USS Bivin (DE-536)
|Laid down:||3 November 1943|
|Launched:||7 December 1943|
|Commissioned:||31 October 1944|
|Decommissioned:||15 January 1947|
|Struck:||30 June 1968|
|Fate:||sunk as target off California on 17 July 1969|
|Length:||306 ft (93 m) (oa)|
|Beam:||36 ft 10 in (11.23 m)|
|Draught:||13 ft 4 in (4.06 m) (max)|
|Propulsion:||2 boilers, 2 geared turbine engines, 12,000 shp, 2 screws|
|Range:||6,000 nmi at 12 knots|
|Complement:||14 officers, 201 enlisted|
|Armament:||2-5"/38, 4 (2×2) 40mmAA, 10-20mm AA, 3-21" TT, 1 Hedgehog, 8 DCT's, 2 DC tracks|
USS Bivin (DE-536) was a John C. Butler-class destroyer escort acquired by the U.S. Navy during World War II. The primary purpose of the destroyer escort was to escort and protect ships in convoy, in addition to other tasks as assigned, such as patrol or radar picket.
USS Bivin (DE-536) was launched 7 December 1943 by Boston Navy Yard; sponsored by Mrs. Ella Florence Bivin, mother of Seaman Bivin; and commissioned 31 October 1944, Lieutenant Commander M. Kelly in command.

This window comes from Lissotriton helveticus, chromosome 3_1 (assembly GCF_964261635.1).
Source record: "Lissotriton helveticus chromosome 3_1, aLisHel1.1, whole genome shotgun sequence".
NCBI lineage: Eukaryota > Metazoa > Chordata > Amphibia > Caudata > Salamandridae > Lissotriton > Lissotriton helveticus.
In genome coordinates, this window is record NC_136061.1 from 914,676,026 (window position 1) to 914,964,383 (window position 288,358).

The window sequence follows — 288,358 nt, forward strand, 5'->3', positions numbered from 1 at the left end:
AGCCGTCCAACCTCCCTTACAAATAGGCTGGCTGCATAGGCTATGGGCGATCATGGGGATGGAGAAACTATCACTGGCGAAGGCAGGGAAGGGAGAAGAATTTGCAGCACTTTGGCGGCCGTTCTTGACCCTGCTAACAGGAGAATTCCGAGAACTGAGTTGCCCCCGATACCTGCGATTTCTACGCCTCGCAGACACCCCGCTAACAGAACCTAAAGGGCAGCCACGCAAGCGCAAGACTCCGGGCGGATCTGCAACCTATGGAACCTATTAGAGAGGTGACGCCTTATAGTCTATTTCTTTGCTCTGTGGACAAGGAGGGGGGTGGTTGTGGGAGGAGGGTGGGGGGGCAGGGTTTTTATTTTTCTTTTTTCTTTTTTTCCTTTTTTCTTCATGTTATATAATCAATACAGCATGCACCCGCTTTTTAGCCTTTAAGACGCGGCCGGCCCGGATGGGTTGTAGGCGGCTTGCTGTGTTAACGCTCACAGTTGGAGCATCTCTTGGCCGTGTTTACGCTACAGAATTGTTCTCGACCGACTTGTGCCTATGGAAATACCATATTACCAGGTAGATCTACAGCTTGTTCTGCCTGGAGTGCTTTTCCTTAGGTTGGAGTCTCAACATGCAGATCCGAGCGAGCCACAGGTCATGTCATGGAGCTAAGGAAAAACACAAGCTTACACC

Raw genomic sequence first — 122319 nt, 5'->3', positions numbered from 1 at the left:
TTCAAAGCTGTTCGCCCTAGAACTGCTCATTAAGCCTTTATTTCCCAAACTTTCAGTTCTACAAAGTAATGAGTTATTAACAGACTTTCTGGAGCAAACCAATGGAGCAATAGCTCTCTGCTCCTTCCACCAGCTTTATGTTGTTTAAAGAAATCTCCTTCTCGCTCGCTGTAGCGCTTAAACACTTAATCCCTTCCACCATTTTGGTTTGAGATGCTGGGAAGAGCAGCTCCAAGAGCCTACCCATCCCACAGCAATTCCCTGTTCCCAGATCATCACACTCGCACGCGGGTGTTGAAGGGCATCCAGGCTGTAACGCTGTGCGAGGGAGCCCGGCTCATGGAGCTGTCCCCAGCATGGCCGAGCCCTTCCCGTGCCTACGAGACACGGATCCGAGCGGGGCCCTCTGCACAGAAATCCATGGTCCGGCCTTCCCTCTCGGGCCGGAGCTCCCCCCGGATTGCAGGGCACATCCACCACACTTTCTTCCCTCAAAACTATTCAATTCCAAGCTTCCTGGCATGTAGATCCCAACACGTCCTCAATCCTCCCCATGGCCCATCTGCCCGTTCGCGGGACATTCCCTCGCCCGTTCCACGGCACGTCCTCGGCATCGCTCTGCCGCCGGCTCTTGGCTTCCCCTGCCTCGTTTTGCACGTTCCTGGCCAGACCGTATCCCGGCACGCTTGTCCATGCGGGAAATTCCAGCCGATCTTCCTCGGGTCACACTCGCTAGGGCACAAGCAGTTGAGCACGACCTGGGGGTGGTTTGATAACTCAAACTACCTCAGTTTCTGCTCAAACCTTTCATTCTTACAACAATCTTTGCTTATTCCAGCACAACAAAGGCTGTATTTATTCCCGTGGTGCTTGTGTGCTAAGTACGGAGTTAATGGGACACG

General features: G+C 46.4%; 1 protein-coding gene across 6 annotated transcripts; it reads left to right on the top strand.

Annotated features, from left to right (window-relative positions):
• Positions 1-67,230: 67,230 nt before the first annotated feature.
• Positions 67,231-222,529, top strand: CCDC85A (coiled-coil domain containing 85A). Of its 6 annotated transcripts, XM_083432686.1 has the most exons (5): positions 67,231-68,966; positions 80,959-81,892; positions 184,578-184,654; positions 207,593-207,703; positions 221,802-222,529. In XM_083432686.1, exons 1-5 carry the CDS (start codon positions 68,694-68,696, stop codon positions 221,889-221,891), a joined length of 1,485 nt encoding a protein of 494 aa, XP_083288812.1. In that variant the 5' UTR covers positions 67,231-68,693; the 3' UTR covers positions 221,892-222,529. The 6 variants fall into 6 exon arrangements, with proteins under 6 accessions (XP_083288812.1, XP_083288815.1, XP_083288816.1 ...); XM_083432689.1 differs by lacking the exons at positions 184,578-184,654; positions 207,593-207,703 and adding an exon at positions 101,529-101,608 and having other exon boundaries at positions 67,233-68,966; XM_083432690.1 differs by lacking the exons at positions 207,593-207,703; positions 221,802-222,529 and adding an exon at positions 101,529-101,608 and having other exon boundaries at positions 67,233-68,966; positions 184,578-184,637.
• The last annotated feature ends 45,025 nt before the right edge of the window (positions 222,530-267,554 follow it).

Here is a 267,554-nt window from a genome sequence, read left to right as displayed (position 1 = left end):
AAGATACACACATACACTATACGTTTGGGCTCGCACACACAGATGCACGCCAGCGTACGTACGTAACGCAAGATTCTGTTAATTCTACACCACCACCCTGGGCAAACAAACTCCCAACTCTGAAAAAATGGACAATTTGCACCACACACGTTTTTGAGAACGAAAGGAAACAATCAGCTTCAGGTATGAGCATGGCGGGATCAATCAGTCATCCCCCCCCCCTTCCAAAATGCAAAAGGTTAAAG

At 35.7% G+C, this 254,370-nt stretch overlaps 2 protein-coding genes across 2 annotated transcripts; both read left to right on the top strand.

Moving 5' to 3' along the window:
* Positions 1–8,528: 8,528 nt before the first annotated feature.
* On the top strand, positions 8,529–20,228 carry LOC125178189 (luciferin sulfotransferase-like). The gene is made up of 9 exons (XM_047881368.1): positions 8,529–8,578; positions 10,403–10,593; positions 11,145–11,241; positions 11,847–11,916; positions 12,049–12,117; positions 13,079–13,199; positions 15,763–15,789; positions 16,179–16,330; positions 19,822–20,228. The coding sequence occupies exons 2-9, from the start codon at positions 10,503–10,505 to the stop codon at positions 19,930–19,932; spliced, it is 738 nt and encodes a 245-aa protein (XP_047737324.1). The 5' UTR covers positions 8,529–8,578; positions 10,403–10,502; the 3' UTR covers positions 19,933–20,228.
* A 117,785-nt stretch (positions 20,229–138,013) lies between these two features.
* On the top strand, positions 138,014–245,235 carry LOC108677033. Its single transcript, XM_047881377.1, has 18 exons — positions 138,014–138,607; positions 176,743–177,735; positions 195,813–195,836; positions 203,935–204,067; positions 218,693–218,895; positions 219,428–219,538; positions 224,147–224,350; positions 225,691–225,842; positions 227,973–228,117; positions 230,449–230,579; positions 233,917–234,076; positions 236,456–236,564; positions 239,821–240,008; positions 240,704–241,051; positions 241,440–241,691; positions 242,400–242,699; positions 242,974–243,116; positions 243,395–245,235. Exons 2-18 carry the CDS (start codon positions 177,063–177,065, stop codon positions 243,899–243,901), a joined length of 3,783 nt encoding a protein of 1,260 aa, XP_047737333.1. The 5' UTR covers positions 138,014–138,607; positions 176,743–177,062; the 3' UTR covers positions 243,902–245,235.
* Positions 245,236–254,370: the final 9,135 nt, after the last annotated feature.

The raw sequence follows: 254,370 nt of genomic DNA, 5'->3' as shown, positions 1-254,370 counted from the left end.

World War II Pacific Theater operations
Assigned to the U.S. Pacific Fleet, Bivin departed Boston, Massachusetts, 1 February 1945 and arrived at Seeadler Harbor, Manus, Admiralty Islands, 20 March. After escorting a convoy from Kossol Roads, Palau Islands, to Leyte during late March and early April, she patrolled and escorted convoys in the Philippines.
Returning to San Pedro, California, 17 December 1945 she reported to the 19th Fleet. On 15 January 1947 she went out of commission in reserve. On 30 June 1968 she was struck from the Navy list, and, on 17 July 1968, sunk as target off California.